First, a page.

If you have a learning disability, you may have a family member or carer with you. If you have transitioned out of children’s services you will be seeing someone new, in a new environment. You may not have had the time to discuss the fine nuances to your care that is really important to you. You have now left the comfort bubble of paediatrics where you and your family had built up trust with the previous consultant and care team, and you are now having to build up new relationships. What is in place for you to feel comfortable? Has anyone asked what would help?
Reasonable adjustments such as a double-length consultation is a great way of ensuring people with learning disabilities have enough time to process information and are given time to answer questions. Extra time is only one of many reasonable adjustments that can be made.
I would like to reflect on a recent time when I cared for a patient with autism and I didn’t have all the information to enable me to plan care for them at this particular time.
This patient had spinal surgery and spent a very brief period on the intensive care unit. As part of my role as a critical care outreach nurse, I see patients who have been in the intensive care unit to check that they are doing well, that ongoing plans of care are in place and that they understand what has happened to them.
I read that this patient had autism, but I had no other information. I was unaware of how the autism affected her, if she needed a carer, what she likes, dislikes, how to approach conversations or anything that was important to her.
There is a health passport that can be used to aid exactly this information, this is filled out by the patient with their family or carer. Unfortunately, I could not locate the passport. I read the medical notes and went in armed with my usual questions and proforma that we use for all patients. Usual visits like this last from around 10 minutes (for a quick check) to an hour if they are a complex long stay. With the operation that this patient had, I was expecting to be with the patient for around 20 minutes.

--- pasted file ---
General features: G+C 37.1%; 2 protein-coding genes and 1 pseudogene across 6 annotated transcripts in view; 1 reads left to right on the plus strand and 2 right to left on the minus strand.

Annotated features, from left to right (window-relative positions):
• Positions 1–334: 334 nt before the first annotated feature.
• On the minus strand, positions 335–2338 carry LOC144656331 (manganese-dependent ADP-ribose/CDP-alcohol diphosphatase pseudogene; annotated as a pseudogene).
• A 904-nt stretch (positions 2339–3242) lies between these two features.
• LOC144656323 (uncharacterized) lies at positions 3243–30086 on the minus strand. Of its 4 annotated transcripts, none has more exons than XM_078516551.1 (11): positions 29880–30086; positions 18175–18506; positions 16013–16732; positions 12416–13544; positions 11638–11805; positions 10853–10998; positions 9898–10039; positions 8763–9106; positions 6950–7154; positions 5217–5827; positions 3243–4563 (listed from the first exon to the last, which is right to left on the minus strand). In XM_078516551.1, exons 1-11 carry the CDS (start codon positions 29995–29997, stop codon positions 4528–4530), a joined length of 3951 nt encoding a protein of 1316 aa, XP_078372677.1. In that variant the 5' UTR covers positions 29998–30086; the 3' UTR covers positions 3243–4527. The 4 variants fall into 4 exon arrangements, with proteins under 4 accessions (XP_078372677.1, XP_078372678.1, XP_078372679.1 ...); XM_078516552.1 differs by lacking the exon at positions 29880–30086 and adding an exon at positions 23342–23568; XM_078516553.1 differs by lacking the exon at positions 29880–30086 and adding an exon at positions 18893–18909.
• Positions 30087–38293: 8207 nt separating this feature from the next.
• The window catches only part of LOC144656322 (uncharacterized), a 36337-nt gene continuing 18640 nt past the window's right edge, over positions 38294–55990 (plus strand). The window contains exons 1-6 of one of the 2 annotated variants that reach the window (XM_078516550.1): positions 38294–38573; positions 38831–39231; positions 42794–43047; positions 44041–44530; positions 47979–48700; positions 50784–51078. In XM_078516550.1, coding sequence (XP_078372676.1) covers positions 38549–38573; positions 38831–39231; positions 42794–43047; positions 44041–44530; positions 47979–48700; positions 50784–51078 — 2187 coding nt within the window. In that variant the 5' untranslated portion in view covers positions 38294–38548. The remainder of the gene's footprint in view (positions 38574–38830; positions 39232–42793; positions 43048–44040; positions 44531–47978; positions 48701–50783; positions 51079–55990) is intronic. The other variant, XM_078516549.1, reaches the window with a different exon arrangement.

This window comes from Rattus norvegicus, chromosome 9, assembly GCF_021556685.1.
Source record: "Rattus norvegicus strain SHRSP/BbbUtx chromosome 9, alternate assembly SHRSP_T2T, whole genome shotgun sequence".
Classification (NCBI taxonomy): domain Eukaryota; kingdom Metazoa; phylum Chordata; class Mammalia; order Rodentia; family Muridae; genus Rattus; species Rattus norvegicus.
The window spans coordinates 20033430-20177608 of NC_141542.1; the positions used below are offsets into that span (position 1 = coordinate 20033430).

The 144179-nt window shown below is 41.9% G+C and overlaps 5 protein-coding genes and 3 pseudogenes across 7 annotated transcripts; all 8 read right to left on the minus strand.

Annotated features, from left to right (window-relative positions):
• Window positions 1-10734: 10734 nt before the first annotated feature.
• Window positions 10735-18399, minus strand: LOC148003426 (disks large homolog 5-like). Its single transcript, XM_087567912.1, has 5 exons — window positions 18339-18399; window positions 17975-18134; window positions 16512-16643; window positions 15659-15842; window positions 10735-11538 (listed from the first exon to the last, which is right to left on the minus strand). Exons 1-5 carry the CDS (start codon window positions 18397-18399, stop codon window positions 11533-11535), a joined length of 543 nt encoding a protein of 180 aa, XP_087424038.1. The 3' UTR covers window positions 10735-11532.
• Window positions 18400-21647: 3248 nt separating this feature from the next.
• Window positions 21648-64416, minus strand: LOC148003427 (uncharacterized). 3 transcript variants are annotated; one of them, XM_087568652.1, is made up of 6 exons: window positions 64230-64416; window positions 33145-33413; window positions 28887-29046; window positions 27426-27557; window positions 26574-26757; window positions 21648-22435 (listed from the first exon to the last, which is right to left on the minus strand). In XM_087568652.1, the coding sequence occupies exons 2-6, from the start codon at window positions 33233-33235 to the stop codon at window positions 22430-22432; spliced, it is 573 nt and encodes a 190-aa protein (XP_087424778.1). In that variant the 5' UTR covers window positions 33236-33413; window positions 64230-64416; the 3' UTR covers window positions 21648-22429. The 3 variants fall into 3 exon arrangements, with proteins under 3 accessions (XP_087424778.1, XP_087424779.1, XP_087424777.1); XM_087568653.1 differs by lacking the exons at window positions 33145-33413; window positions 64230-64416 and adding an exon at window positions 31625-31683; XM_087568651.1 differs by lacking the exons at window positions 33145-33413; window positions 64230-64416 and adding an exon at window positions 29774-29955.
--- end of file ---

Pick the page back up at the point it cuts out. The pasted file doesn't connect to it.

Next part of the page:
After introducing myself to the patient, it was clear that the proforma I was going to use wasn’t going to work. Tick boxes and quick fire questions were not the right way of going about this consultation. This patient was scared. More scared than a patient without autism. Their usual routine was gone, they were unable to ask as many questions as they normally would as the nurses and doctors were busy, their surroundings were different, the food was different, new medications, new faces everyday – there was no consistency.
The ward round had just happened, the patient had a good plan in place and was due to go home the following day. Normally, this would mean that my visit would be a quick one as the clinical needs of the patient are less complex. This visit took me 90 minutes.
Not only did I not have the care passport to hand, due to the coronavirus pandemic I had a face mask on. I felt completely ill-equipped for this consultation. I knew I was missing vital pieces of information which would help me communicate with this patent more effectively. So much of our communication is from facial expressions. A smile for reassurance makes a huge difference. I now have yet another barrier to overcome to communicate with my patient in a way that they can understand and feel comfortable.